New Sled Dogs have reached the U.S. A few pairs, anyway.

The mad Norwegians who own the rights to the Sled Dogs design and name re-entered the U.S. market this year. They (or their Hungarian partners, it’s all sort of opaque to me) made only a few units available and most sizes sold out quickly. When I pre-ordered a pair months later, it was only order ID 45, suggesting that perhaps only a few dozen pairs of skates had made the initial run.

My skates arrived this week. Perhaps too late for this season, but the lining around the heels of my old SD250s had been worn to nothing and I needed a new pair. The color of the F5s is striking but the overall design is very similar to that of the 250s, and the bases are identical. The new logo is forgettable, but they’re cheaply silkscreened onto the boots and will probably wear off in use anyway.

Sled Dog F5

I retrieved my 250s and K9s for comparison; I haven’t used the K9s in many years and had forgotten how heavy they were. As I recall them, the K9s were nearly impossible to control, best for when you want to spin down a slope at reckless angles.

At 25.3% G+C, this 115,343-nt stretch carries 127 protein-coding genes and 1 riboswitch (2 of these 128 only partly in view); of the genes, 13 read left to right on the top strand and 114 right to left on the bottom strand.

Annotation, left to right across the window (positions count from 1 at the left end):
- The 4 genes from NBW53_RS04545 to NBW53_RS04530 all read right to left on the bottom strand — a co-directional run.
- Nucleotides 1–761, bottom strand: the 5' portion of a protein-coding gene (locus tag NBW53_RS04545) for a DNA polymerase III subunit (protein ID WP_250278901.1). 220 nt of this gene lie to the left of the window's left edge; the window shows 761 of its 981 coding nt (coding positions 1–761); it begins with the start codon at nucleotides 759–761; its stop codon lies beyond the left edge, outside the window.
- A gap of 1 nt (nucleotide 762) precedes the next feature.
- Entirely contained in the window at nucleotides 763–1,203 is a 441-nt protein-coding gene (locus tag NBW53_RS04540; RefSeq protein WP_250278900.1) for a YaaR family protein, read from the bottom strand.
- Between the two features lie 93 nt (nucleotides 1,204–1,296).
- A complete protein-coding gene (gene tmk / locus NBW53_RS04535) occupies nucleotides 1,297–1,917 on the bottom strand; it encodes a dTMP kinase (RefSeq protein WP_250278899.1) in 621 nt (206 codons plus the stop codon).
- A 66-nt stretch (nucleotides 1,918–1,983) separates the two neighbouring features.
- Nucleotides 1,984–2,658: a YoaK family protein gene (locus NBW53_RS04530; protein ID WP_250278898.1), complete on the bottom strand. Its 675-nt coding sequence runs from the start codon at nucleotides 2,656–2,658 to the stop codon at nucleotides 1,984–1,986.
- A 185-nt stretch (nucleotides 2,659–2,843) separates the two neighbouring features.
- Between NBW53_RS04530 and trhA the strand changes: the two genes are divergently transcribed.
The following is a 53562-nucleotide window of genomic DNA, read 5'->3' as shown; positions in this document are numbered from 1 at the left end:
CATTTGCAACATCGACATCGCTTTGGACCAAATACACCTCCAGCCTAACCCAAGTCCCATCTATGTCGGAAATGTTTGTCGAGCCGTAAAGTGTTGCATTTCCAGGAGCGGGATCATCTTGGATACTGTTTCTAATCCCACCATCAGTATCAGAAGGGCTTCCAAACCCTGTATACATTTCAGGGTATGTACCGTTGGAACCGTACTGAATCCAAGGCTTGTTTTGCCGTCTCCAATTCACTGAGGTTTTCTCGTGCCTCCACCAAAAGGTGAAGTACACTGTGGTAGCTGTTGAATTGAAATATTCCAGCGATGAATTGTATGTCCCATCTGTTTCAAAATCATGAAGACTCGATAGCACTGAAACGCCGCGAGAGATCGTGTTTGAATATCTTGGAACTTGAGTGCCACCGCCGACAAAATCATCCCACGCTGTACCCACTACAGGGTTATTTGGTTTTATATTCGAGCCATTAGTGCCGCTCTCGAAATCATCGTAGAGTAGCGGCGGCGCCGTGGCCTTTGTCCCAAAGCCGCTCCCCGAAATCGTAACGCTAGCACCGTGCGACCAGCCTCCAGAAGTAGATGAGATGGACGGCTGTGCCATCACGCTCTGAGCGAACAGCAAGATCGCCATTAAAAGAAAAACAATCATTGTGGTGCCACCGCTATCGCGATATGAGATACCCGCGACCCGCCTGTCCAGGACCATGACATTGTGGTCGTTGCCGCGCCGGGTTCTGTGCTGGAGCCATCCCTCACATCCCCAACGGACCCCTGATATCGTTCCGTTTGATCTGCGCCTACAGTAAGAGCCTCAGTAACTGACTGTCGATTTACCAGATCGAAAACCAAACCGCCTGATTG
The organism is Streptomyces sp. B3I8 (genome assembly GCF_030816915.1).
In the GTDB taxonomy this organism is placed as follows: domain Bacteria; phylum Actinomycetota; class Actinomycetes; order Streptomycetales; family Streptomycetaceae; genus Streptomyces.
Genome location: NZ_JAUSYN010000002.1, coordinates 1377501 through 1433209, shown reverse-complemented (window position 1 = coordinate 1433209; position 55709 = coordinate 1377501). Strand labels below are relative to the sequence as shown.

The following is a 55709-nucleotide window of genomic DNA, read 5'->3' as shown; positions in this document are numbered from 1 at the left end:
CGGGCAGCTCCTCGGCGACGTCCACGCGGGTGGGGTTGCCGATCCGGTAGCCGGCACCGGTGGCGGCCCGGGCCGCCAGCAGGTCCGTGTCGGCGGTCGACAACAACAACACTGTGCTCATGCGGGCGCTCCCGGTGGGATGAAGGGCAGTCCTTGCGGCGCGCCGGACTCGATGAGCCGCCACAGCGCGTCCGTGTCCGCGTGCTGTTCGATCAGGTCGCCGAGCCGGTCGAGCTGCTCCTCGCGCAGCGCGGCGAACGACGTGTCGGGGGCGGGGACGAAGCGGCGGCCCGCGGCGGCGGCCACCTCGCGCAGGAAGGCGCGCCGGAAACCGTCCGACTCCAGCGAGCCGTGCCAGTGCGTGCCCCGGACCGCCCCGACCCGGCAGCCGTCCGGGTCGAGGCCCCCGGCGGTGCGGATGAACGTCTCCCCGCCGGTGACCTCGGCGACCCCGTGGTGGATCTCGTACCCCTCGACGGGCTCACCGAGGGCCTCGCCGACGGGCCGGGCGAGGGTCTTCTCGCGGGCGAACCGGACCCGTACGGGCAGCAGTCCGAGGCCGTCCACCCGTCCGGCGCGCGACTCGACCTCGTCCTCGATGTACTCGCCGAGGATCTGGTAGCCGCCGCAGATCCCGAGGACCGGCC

A video of the unboxing, below

The Wolfram Language is Here?

Stephen Wolfram released a formal introduction to The Wolfram Language two days ago but I am watching it only now.



The demonstration answers a question I had had since first hearing about this language — How is it different from Mathematica? The answer seems to be that this is the Mathematica programming language, IDE, and APIs, but conceptually separated from the Mathematica environment and given its own name. Thus, those of use who used to say we “programmed in Mathematica” will now say we “program in the Wolfram Language,” and the code we create in Mathematica can also be run in other environments (in web browsers, on embedded devices, etc.).

It’s nice to hear Wolfram credit this as a learning language; many people regard Mathematica as complex and obscure, but the reality is that for anybody who can handle leaving the world of imperative and object-oriented programming, it is extremely easy to learn, and to use and it’s extremely flexible. Separating the language from Mathematica may encourage novices to try it.

Wolfram doesn’t announce a release date in the video but I suspect it will be simultaneous with the release of Mathematica 10, which may be very soon.